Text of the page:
Shareholders are stakeholders, but stakeholders are only shareholders if they own stock. According to the Organization for Economic Cooperation and Development COED), corporate stakeholders have a very important role, not only within the business for the community as well. “Good corporate governance helps… To ensure that corporations take into account the interests of a wide range of constituencies, as well as the communities within which they operate, and that their boards are accountable to the company and the shareholders.

This, in turn, helps to assure that corporations operate for the benefit of society as a whole” (1999). Health concerns are the primary issue for nearly all of the stakeholders. Employees care about their job security and integrity for their occupations. The government is responsible for ensuring the safety and overall welfare of its community. If tobacco is known as a health hazard to the citizens, then it is the responsibility of the government to act on it. The customers of the tobacco industry are another huge factor. Of course, they care about their health, the ingredients of the product, the quality, the cost, etc.

Then there are the owners and shareholders who, while they may also care about the reputation of the business, they are mainly concerned with the continuation of the corporation and the profits from it. The interests and actions of each f these stakeholders affect the other. For example, the government is constantly pressured by the community to take action to further safeguard their health. Cigarettes are known to cause birth defects, cancers, respiratory problems, and other Dixon 5 illnesses. The harmful effects even extend to those who do not smoke but are victims of secondhand smoke.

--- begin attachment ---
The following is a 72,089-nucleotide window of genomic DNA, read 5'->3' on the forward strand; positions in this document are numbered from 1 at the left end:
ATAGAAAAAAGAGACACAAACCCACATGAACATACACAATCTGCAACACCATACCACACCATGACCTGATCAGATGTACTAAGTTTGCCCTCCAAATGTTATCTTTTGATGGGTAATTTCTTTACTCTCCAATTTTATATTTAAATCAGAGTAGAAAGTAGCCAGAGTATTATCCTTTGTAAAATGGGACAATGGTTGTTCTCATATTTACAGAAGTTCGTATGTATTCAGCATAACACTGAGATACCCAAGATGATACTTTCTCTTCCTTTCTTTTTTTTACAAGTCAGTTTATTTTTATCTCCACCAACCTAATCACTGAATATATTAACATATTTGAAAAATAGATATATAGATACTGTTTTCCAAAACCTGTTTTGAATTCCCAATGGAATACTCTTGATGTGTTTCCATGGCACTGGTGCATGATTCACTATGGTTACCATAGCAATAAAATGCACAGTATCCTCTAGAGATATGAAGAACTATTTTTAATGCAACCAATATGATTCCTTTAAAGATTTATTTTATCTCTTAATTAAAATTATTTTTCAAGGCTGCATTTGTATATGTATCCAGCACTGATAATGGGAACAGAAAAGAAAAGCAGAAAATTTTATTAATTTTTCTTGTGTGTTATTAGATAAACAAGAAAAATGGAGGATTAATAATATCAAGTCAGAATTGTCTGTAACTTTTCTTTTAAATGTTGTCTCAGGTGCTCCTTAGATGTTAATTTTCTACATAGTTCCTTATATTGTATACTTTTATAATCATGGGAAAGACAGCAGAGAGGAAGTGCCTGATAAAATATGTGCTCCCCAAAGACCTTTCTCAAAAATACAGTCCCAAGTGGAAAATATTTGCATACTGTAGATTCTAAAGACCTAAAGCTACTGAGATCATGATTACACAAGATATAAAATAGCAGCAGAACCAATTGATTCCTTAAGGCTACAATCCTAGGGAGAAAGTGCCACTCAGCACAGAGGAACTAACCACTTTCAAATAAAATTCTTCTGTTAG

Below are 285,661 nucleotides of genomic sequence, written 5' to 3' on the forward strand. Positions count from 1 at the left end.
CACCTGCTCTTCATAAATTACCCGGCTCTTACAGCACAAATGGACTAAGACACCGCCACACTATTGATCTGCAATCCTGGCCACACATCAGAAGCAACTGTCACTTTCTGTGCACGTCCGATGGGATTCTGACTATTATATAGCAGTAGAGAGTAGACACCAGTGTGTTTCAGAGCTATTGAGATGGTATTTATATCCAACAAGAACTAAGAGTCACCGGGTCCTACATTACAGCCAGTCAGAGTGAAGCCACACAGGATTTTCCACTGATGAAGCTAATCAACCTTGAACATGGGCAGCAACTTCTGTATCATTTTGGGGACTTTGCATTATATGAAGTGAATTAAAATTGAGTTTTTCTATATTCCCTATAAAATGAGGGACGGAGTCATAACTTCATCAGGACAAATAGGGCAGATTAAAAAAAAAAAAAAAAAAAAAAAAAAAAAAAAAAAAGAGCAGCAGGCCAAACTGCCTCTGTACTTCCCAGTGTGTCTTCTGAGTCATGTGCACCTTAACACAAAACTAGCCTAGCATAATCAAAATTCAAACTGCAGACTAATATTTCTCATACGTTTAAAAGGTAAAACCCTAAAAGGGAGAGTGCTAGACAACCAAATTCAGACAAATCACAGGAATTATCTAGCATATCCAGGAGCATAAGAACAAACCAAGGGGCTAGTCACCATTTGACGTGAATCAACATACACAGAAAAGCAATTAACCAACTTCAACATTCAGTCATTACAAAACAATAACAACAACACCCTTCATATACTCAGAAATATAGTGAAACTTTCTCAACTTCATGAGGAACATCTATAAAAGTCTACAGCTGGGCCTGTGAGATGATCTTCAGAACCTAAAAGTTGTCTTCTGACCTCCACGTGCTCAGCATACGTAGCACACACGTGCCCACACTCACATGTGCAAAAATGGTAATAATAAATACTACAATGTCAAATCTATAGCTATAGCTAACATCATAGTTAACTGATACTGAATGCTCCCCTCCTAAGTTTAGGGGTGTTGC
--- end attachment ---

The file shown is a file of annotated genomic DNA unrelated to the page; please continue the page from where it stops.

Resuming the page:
Therefore, the government has created a number of laws including the Federal Cigarette Labeling and Advertising Act of 1 965 and the Public Health Cigarette Smoking Act of 1969. “These laws required a health warning on cigarette packages, banned cigarette advertising n the broadcasting media, [and] called for an annual report on the health consequences of smoking” (CDC, 2012). The response of the tobacco industry to these issues was exactly what was requested of them. All tobacco products from that point on consisted of a Surgeon General’s warning on the packaging.

In addition, there were no longer any television or radio ads for tobacco products and annual reports on the health consequences of smoking. Although ads are no longer seen on TV or radio, they are still present in magazines and direct mailings. Another example would be the spreading of knowledge that smoking cigarettes causes lung cancer. The community was nearly outraged. Customers were fearful, sales were down, warning ads were everywhere, and shareholders were upset. The tobacco industry had to respond to this new information and wave of fear.

One of the results was the creation of the filtered cigarette. Once the truth that filters offered no real protection, then further action had to be taken. Then, “light”, “mild”, and “low tar” tobacco products were created to give pacify the stakeholders that safer alternatives were available. All stakeholders are interconnected. The more “noise” that the community sakes in regards to the health hazards of tobacco, the more action that the government has to take. This Dixon 6 action is considered public policy and in order to implement these policies, regulations are put in place. Regulation is a primary way of accomplishing public policy… Because government operates at so many levels (federal, state, local), modern businesses face complex webs of regulations” (Lawrence & Weber, 2011). Every time the government raises the taxes and regulations on tobacco products, the corporation loses customers. If too many customers are lost, hen the shareholders and owners are upset, and employees have a greater chance of losing their job. Role of the tobacco industry in its social, economic, and political setting The tobacco industry’s role in its social setting is very difficult.